“A high road is something very very long, which one sees no end to — like human life, like the human dream.”

Demons
Part Three, Chapter Seven, Section One
by Dennis Abrams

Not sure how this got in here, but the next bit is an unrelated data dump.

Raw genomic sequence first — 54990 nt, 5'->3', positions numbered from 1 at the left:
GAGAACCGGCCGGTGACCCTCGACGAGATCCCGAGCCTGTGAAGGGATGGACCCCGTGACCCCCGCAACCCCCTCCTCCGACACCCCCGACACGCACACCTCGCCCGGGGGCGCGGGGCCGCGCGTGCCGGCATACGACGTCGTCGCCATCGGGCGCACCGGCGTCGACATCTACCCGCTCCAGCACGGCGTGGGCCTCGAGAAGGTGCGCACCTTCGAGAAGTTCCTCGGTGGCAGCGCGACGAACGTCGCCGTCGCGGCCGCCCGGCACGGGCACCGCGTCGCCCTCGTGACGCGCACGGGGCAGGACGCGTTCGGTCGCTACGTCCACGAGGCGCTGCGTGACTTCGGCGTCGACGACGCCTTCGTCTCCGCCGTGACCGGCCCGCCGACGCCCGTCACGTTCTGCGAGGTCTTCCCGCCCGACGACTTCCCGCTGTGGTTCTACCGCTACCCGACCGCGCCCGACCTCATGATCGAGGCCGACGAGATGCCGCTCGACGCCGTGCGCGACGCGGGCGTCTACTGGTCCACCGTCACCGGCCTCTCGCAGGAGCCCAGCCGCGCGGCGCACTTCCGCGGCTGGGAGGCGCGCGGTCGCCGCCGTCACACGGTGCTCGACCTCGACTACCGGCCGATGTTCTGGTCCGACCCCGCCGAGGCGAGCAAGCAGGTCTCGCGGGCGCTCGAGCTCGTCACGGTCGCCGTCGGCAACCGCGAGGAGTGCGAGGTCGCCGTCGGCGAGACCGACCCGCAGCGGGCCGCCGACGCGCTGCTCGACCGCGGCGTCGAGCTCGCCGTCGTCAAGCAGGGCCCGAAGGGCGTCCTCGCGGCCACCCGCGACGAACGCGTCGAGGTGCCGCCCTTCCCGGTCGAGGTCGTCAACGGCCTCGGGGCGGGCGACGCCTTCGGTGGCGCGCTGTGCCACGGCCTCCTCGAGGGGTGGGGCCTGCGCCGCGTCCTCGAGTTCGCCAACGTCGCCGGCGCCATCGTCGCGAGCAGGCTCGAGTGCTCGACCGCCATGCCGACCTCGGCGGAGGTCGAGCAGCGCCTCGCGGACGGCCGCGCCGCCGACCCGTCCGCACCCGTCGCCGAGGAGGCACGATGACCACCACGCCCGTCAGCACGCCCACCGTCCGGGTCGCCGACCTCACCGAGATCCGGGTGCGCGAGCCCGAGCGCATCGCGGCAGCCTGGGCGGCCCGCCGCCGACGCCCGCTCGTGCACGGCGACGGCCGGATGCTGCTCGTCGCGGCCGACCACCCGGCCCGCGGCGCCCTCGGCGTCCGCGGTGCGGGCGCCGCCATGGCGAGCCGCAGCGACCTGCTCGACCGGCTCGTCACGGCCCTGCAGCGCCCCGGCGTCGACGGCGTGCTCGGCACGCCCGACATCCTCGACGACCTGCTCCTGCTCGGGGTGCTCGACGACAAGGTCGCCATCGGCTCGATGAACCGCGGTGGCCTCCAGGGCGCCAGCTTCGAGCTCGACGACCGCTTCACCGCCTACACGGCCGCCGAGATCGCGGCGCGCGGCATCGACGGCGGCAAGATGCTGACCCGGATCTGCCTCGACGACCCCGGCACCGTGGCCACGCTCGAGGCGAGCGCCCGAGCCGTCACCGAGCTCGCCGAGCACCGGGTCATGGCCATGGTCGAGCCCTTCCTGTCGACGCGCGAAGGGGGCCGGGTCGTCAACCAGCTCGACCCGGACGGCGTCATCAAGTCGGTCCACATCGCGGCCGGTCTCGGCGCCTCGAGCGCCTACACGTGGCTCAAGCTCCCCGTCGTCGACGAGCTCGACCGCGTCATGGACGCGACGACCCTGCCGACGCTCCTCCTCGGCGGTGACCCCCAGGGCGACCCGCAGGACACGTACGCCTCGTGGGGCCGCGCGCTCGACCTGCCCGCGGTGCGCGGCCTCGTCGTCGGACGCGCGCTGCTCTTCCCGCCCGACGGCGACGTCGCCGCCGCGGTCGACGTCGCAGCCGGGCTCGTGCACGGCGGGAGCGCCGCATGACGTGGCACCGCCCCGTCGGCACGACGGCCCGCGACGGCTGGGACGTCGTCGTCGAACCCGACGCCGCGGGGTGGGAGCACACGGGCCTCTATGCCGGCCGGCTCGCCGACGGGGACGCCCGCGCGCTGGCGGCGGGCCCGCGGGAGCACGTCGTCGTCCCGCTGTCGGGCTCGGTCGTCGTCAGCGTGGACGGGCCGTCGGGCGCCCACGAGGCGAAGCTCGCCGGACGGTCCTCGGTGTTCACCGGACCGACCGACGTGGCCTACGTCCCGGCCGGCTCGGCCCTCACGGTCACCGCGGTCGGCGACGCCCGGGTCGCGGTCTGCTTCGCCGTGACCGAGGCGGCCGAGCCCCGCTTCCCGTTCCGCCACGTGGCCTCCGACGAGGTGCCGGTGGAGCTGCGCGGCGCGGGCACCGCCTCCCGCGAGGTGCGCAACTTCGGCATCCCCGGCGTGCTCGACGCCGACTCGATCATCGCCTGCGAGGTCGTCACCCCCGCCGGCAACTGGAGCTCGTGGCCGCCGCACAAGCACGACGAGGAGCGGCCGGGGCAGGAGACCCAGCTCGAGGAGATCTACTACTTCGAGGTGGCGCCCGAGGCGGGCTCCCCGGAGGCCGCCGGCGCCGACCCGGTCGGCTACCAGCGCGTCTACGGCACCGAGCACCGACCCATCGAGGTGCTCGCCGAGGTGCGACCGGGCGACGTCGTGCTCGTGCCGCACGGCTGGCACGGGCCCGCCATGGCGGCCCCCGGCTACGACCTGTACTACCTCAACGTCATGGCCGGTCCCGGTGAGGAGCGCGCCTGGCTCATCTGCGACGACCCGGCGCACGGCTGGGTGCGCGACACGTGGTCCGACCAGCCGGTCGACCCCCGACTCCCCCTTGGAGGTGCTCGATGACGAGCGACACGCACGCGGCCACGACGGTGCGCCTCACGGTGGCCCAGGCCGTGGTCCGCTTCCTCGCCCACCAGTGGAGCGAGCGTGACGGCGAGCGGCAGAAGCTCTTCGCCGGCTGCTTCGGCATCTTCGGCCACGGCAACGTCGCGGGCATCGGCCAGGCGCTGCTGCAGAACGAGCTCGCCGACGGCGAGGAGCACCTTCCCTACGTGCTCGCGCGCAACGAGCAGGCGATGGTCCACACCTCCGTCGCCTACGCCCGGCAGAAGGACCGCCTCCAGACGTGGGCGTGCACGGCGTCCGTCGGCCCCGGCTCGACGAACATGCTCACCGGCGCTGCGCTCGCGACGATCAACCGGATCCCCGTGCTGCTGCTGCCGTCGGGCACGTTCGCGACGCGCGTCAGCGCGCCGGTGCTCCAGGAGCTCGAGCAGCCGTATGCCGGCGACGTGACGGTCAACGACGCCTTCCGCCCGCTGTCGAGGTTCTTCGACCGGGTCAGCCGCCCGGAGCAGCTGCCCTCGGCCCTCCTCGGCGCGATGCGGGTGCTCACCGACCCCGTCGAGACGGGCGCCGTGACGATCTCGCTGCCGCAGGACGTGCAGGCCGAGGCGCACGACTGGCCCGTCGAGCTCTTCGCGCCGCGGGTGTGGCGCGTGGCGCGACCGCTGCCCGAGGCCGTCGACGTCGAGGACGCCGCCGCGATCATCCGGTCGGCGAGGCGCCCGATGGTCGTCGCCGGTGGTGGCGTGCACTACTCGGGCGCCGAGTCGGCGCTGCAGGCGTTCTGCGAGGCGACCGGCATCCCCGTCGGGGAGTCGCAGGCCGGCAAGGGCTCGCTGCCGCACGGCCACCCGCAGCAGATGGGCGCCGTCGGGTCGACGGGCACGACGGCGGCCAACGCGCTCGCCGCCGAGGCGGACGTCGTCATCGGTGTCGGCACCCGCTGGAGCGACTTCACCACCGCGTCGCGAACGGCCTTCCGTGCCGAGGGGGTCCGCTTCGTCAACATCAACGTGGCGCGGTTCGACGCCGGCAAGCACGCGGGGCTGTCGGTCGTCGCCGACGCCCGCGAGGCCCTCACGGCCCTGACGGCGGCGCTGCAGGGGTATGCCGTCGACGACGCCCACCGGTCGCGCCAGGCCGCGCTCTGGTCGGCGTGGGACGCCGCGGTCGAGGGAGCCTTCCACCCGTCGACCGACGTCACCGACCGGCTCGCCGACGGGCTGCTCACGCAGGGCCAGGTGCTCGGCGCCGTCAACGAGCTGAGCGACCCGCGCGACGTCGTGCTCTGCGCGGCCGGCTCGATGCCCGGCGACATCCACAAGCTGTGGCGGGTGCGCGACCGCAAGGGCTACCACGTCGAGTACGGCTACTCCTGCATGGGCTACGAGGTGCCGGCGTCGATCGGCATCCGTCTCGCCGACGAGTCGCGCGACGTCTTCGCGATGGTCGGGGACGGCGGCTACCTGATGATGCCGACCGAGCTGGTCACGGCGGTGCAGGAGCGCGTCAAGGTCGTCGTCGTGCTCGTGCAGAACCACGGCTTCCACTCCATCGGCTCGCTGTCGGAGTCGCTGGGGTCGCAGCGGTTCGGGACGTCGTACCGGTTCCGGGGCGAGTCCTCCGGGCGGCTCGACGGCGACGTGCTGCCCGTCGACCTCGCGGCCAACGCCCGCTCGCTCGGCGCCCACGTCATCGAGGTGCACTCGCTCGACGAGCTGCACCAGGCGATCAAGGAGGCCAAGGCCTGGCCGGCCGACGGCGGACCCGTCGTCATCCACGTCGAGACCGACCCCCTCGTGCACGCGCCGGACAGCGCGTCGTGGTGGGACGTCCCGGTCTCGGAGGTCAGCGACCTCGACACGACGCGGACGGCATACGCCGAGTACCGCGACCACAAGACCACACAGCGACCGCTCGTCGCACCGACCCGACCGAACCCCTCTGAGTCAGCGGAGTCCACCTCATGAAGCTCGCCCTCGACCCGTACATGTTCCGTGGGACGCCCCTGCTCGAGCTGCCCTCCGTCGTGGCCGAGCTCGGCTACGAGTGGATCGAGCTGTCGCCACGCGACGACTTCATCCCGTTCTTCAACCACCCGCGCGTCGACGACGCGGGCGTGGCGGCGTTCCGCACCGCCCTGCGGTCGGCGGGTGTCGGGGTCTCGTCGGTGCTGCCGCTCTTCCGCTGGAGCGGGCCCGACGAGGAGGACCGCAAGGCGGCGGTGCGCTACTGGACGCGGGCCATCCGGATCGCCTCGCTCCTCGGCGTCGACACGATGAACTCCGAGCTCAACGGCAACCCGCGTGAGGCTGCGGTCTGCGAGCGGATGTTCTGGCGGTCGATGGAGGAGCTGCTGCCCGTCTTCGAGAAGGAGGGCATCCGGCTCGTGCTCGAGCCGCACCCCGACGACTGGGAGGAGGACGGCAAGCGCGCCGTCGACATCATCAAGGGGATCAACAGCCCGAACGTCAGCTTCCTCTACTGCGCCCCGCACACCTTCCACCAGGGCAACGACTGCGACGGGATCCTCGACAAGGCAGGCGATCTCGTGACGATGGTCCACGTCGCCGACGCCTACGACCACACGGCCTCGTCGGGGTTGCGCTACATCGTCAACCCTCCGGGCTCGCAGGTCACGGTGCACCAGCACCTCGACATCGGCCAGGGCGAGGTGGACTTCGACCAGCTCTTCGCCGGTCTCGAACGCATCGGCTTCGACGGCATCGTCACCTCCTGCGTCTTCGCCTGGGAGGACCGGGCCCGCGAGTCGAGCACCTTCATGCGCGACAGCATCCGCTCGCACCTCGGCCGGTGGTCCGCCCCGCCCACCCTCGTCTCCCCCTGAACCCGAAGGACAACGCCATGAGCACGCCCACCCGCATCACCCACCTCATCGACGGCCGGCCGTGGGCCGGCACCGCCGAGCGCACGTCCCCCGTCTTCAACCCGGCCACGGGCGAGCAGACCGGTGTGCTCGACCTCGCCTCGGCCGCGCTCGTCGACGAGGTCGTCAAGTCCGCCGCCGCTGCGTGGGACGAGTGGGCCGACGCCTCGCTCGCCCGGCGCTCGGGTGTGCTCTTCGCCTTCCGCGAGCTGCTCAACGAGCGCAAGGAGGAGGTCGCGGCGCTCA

“The Last Peregrination of Stepan Trofimovich” “I am convinced that Stepan Trofimovich was very much afraid as he felt the time of his insane undertaking draw near.” “Oh, he could have accept Varvara Petrovna’s luxurious conditions and remained with her bounties…But he had not accepted her bounties and had not remained. And now he himself was leaving her and raising the ‘banner of a great idea’ and going to die for it on the high road!” Why did he runaway and not take a carriage? Was it “that the thought of traveling by post in a carriage…must have appeared too simple and prosaic to him; pilgrimage, on the other hand, even with an umbrella, was much more beautiful and vengefully amorous.” Or, was he “afraid to hire a carriage because Varvara Petrovna might get wind of it and hold him back by force,” and because he didn’t know where he was going anyway? Better the high road, “There is an idea in the high road; and what sort of idea is there in traveling by post?” Drizzling rain, a chill, his umbrella. Would he be robbed by Fedka and his confederates? A cart comes abreast of him, driven by a peasant in the driver’s seat, with a woman “sitting on a tightly stuffed sack,” with a red cow plodding behind. A conversation between the ‘wench,’ “about twenty-seven, sturdy, black-browed, and ruddy, with kindly smiling red lips, behind which her even, white teeth flashed,” and the peasant “a strapping man of about forty, with a broad, sensible face and a full, reddish beard.” Their lack of understanding of Stepan: Was he a foreigner? A military type? Stepan’s uncertainty of where he was going to go; accepting a ride to Khatov (the village, not the man). A discussion: Will Stepan go on to Spasov? Will he do a one week walk? Will he take the steamer-boat? The trio arrive at the village, Stepan is convinced to enter a guesthouse, “an extremely pleasant sensation of warmth, after three hours of dampness on the road, suddenly spread through his body. Stepan is offered “those well-known peasant pancakes, thin, half wheat, with hot fresh butter poured over them — most delicious pancakes.” Stepan’s delight. A request for vodka. “Ask a peasant to do something for you, and, if he can and wants to, he will serve you diligently and cordially; but ask him to fetch a little vodka — and his usual calm cordiality suddenly transforms into a sort of hasty, joyful obligingness, almost a family solicitude for you.” Stepan’s surprise at how much vodka five kopecks buys. Stepan offers the ‘wench’ some vodka, “My knowledge of how to handle the people is perfect, perfect, I always told them so.” The female bookseller, offering him the Gospel for 35 kopecks a volume. “It flitted through him at that moment that he had not read the Gospel for at least thirty years, and had merely recalled a bit of it perhaps seven years ago only from reading Renan’s book, La Vie de Jesus. Anisim Ivanov, a former household serf of Gaganov, arrives and recognizes Stepan; Stepan tries to brush him off. Will Stepan be going to Fyodor Matveevich’s? The samovar arrives. Peasants crowd the room, wondering who he is, Found walking down the road, says he’s a teacher, dressed like a foreigner, reasons like a a little child, answers nonsensically, as if he’d run away from somebody, and he’s got money!” Should the police be called? Anisim settles them down. Stepan notices the nobility and independence of the bookseller, a thirty-four year old widow. The peasants gather again, discussing amongst themselves the best way for Stepan to travel on. Stepan’s reluctance to go. Learning that the bookseller needs to travel to Spasov, Stepan Trofimovich offers to take her their by carriage.